“We’re scientists. We understand the logic of science. It's easy to see what Greenpeace is doing is damaging and is anti-science," Roberts told The Washington Post. “Greenpeace initially, and then some of their allies, deliberately went out of their way to scare people. It was a way for them to raise money for their cause." What made the GMO-producing company choose the head of a laboratory of a similar research company to garner signatures of so many Nobel laureates? What’s not clear is who funded the signature campaign Roberts initiated, and who funded the special-purpose website which was created to tom-tom support for the GMO, golden rice. No, Roberts wouldn’t spend time and money to do it himself, if he had no monetary incentive given to him.
In fact the activists opposing GMOs have always been repeating the very same thing. They have been stating again and again that they are for scientific discussion and discourse on GMOs based on third-party scientific research, which GMO companies like Monsanto are firmly opposing. Monsanto has been researching and arriving at its own conclusions, which, according to another hoary Indian saying, is like appoint a thief as the guardian of the treasury. Monsanto has it going smoothly as most of the top functionaries in US’ Food and Drug Administration (FDA) are people who have been associated with it in some capacity. Michael Taylor, a Monsanto director, was appointed in 2010 as commissioner of FDA. The current chief of FDA was Monsanto’s vice-president for public policy. This also applies to US department of agriculture (USDA) where most of the top people are linked to Monsanto as executives or lobbyists.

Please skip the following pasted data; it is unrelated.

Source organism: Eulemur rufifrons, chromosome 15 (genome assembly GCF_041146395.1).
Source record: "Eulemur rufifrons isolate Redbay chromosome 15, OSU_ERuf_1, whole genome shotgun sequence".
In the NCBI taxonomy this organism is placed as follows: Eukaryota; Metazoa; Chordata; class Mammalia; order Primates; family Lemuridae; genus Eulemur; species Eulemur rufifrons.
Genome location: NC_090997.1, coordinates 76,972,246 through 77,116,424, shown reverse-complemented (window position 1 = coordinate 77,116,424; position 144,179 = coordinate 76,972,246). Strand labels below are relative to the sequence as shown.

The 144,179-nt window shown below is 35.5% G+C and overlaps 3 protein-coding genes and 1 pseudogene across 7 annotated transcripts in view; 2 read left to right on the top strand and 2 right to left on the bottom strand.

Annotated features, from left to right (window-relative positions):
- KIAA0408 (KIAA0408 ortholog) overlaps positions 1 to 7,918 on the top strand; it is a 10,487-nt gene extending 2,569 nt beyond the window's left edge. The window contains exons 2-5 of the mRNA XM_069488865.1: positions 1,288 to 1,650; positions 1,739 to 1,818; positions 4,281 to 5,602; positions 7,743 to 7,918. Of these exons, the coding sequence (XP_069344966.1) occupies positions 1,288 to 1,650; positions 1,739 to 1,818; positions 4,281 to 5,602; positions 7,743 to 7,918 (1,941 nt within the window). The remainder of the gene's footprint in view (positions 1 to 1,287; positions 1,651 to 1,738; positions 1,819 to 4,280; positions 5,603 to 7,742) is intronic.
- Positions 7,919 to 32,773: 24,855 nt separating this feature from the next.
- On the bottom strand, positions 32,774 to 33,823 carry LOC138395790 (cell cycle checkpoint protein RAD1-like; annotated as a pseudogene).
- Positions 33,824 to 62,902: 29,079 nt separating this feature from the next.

India has had a record of GMO use since the eighties with its approval of BT cotton, which is grown in the cotton-growing areas of Maharashtra and Andhra Pradesh. Increasingly, the farmers who have been using BT cotton seeds have been committing suicide because of the high cost of seeds and the weedicide Roundup which goes by the chemical name of Glyphosate. Glyphosate is known to destroy gut bacteria, which helps in digesting food and assimilating nutrients into the body.
It’s this weedicide Roundup which is causing more problem than the GMO seeds itself. It is a carcinogen and has been found to penetrate human bodies, and is found in the blood, urine, and milk of humans. Moreover, it pollutes aquifiers and causes trans-gene pollution of other crops. The delicate ecosystem of Vidharba’s cotton-growing areas have been so compromised by Glyphosate that farmers who want to return to traditional cotton cultivation are finding that the soil has become fallow and unproductive.